For example, if you specify debug='true' in, any app in the aaa folder or in any subfolder of aaa inherits that setting, except if one of those apps overrides the setting with its own web.config file.

Publish in debug mode using the file system

There are different ways to publish apps to IIS. These steps show how to create and deploy a debug Publish profile using the file system. To do this, you must be running Visual Studio as an administrator.


If you change your code or rebuild, you must repeat these steps to republish.

  1. In Visual Studio, right-click the project and choose Publish.

  2. Choose IIS, FTP, etc. and click Publish.

  3. In the CustomProfile dialog, for Publish method, choose File system.

  4. For Target location, select Browse (..).

    • For ASP.NET, select Local IIS, select the website you created for the app, and then select Open.

    • For ASP.NET Core, select File System, select the folder you set up for the app, and then select Open.

  5. Select Next.

  6. Under Configuration, select Debug from the dropdown.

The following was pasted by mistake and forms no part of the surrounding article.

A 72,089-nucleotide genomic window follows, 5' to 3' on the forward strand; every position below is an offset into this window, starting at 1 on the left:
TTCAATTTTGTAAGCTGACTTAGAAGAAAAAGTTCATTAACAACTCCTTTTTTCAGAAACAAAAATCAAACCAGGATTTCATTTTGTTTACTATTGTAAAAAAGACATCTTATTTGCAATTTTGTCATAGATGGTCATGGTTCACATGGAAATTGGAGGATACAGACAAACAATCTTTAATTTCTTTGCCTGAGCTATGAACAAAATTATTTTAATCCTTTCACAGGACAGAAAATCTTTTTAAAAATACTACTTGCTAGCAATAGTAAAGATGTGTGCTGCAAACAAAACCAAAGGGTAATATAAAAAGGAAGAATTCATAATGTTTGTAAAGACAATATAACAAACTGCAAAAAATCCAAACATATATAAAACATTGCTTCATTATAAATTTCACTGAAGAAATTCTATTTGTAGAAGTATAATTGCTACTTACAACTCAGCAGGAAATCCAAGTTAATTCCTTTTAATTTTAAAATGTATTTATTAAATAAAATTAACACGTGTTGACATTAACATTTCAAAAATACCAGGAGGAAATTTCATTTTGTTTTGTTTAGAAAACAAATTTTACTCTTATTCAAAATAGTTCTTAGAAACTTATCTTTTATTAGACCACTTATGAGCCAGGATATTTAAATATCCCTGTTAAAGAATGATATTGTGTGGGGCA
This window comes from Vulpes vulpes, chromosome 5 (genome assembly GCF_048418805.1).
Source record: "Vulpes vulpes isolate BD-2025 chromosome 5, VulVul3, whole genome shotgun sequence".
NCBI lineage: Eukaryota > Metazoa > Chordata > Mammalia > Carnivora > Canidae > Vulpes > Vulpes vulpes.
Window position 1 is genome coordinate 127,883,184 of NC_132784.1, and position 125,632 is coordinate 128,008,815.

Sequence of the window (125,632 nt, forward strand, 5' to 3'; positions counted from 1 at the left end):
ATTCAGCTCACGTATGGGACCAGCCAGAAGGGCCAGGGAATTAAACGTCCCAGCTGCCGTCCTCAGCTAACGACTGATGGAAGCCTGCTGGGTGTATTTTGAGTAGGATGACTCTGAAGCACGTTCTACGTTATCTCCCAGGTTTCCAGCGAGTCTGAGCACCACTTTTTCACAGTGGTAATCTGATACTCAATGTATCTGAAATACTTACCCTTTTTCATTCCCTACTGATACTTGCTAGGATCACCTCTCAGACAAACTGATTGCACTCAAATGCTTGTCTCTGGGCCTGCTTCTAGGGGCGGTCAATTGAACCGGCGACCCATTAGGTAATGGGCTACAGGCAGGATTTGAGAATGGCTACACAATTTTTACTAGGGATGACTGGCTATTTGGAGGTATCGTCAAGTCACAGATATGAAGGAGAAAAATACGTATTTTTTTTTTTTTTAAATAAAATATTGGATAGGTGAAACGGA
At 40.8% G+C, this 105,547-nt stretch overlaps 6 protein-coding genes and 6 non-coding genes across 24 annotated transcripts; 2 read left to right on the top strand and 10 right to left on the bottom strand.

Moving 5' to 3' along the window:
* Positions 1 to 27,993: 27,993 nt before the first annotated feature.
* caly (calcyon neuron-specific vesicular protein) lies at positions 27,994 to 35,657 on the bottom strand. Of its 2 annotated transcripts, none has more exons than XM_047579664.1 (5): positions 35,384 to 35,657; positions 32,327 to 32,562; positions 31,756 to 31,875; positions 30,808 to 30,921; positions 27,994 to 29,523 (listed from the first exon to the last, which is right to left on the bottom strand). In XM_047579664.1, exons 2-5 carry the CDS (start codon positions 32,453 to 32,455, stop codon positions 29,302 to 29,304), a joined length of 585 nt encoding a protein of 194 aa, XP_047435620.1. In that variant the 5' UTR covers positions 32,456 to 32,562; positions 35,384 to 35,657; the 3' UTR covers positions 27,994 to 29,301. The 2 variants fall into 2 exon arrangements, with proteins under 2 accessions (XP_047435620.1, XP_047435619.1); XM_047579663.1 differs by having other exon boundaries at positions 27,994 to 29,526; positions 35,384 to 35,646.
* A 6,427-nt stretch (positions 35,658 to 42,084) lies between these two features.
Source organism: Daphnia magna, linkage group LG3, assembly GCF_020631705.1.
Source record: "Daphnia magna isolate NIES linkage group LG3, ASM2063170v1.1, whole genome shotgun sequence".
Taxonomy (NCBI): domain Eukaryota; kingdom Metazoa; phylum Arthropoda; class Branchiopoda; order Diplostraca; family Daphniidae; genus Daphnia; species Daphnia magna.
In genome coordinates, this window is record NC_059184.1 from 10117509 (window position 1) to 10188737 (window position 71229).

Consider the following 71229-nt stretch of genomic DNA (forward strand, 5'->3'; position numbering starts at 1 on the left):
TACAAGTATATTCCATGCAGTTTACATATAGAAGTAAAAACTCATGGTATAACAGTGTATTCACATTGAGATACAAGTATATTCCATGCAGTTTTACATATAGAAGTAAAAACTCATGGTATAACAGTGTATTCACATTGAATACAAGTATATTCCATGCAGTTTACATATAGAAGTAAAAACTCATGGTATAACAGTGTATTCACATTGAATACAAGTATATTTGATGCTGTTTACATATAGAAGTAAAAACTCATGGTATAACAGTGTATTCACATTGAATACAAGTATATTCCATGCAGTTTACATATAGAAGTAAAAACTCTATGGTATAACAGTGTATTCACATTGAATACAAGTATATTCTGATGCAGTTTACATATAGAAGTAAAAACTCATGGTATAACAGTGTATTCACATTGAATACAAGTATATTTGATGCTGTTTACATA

7. Select Save.

  8. In the Publish dialog, make sure CustomProfile (or the name of the profile you just created) appears, and LastUsedBuildConfiguration is set to Debug.

  9. Select Publish.


Debug mode greatly reduces the performance of your app. Prezi app download for mac pc. For best performance, set debug='false' in the web.config and specify a Release build when you deploy a production app or conduct performance measurements.

See also

What is Postman?

Postman is a scalable API testing tool that quickly integrates into CI/CD pipeline. It started in 2012 as a side project by Abhinav Asthana to simplify API workflow in testing and development. API stands for Application Programming Interface which allows software applications to communicate with each other via API calls.

In this training course, you will learn:

Why Use Postman?

With over 4 million users nowadays, Postman has become a tool of choice for the following reasons:

  1. Accessibility - To use Postman, one would just need to log-in to their own accounts making it easy to access files anytime, anywhere as long as a Postman application is installed on the computer.